That’s illegal, says the government. Any advertising that states a price for air transportation or an air tour is considered to be an unfair or deceptive practice unless the price stated is the entire price to be paid by the customer to the air carrier or ticket agent for such air transportation, tour or tour component, according to the Transportation Department.
Running an airline without authority is illegal, obviously.
As a lawyer, Sam Wyrick is no stranger to fine print. So when Spirit Airlines canceled his flight during its recent strike, he did what any respectable attorney would do: He read Spirit’s contract of carriage, the legal agreement between the airline and its passengers.
Unfortunately, so had the airline employee he dealt with. And Spirit apparently interpreted its own contract very differently.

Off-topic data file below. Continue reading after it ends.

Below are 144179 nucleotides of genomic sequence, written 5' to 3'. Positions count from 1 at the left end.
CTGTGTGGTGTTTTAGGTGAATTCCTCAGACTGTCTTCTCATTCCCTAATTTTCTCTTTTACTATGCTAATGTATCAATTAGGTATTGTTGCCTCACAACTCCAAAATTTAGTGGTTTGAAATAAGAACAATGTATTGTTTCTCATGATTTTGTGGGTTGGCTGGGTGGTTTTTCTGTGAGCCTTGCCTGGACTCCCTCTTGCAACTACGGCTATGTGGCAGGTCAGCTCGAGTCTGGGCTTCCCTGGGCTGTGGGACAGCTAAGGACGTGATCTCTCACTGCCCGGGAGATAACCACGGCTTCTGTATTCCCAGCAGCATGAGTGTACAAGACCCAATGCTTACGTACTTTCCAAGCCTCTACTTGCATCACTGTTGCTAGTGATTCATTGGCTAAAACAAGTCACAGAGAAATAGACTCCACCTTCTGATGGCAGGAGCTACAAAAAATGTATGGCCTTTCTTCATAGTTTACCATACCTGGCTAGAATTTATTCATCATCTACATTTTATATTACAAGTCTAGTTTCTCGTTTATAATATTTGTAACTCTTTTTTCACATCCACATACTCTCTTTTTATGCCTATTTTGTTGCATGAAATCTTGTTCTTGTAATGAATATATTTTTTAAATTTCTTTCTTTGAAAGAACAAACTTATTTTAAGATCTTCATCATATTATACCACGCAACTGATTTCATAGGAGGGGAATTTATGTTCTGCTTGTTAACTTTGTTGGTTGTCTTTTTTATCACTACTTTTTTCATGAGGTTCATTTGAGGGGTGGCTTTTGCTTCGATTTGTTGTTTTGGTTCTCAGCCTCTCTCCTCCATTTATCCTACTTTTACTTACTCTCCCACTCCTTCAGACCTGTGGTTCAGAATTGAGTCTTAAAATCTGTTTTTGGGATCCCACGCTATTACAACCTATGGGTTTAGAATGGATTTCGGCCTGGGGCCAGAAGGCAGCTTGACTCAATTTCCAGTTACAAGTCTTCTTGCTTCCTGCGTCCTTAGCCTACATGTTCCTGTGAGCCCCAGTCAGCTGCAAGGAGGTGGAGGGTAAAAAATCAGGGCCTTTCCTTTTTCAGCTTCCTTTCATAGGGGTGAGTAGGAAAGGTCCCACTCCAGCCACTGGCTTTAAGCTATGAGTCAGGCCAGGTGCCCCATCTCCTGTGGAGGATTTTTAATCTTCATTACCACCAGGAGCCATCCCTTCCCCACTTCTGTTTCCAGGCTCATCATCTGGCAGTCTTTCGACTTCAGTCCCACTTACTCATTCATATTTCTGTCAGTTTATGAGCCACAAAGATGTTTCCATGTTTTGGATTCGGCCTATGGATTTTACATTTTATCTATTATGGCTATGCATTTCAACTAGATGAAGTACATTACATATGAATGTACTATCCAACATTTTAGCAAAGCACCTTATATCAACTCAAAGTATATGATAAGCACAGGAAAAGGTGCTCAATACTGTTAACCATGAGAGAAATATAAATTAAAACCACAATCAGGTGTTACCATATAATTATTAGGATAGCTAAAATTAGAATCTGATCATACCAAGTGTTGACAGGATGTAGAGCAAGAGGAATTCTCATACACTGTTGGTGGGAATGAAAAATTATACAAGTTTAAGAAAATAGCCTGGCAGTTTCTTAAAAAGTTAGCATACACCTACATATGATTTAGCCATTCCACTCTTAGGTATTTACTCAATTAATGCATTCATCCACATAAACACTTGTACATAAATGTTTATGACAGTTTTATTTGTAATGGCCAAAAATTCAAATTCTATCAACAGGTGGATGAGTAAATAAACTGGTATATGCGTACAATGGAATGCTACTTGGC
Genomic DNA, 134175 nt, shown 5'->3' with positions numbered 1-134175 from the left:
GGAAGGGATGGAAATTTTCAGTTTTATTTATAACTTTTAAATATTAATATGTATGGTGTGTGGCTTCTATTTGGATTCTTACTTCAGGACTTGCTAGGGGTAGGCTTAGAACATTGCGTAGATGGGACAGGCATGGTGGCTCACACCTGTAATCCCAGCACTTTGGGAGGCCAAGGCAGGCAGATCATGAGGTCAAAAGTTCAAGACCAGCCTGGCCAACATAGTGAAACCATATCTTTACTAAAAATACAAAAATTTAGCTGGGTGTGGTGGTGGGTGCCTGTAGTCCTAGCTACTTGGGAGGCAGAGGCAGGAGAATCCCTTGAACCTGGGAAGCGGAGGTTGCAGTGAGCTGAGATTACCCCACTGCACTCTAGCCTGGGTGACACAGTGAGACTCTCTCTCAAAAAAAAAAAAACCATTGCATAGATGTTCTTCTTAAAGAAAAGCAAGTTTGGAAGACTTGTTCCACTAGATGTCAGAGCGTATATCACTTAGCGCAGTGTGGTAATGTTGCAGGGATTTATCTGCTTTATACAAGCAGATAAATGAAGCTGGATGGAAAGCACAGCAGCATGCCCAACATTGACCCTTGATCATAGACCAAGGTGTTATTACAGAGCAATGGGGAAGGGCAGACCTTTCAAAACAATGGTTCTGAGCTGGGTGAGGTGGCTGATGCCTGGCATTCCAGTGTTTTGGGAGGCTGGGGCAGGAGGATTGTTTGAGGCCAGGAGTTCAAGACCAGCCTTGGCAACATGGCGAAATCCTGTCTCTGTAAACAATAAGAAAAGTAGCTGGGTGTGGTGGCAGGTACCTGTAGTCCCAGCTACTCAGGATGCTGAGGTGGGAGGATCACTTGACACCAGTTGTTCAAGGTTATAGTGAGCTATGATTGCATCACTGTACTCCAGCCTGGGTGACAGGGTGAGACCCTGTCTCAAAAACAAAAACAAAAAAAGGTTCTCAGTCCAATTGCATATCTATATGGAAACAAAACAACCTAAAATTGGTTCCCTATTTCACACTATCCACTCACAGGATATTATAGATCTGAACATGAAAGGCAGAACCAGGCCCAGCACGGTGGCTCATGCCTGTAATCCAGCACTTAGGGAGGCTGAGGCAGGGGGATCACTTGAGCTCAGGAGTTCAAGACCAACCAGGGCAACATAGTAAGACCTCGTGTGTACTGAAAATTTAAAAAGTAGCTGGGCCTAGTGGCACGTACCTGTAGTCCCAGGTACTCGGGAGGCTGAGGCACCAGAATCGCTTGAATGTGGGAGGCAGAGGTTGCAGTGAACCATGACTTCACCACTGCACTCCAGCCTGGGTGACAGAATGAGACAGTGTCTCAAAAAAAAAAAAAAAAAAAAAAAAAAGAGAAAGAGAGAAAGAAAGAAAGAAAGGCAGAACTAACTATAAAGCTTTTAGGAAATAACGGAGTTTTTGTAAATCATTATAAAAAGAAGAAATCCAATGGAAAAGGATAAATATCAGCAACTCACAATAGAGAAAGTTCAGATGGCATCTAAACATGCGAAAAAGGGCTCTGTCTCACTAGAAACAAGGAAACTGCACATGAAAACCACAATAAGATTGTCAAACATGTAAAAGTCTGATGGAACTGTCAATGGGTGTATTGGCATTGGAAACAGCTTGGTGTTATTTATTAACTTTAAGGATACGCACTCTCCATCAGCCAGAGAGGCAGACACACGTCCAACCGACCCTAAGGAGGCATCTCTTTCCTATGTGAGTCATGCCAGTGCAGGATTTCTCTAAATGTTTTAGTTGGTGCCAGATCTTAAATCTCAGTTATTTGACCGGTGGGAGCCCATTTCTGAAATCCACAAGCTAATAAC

“Two Spirit representatives — one on the ground at LaGuardia and one at a call center, had said if Spirit canceled our flight, we would be called and rebooked, on another airline if necessary,” he remembers.
But after it notified him that his flight to Myrtle Beach, S.C., was grounded, the airline changed its tune. It offered him a flight credit and a $100 voucher. (Never mind that Section 9.2 of Spirit’s contract suggests it owes him a refund.)
If you’ve ever complained about air travel — and who hasn’t? — then here’s your best chance in a generation to do something about it.
Tell the government what you think of its proposed new passenger rights rules. You can do it right now, thanks to a new project called Regulation Room.
There’s a lot to comment about. The rules cover everything from tarmac delays to peanuts. If adopted, they could change the way Americans fly more than any single regulation since the airline industry was deregulated in 1978.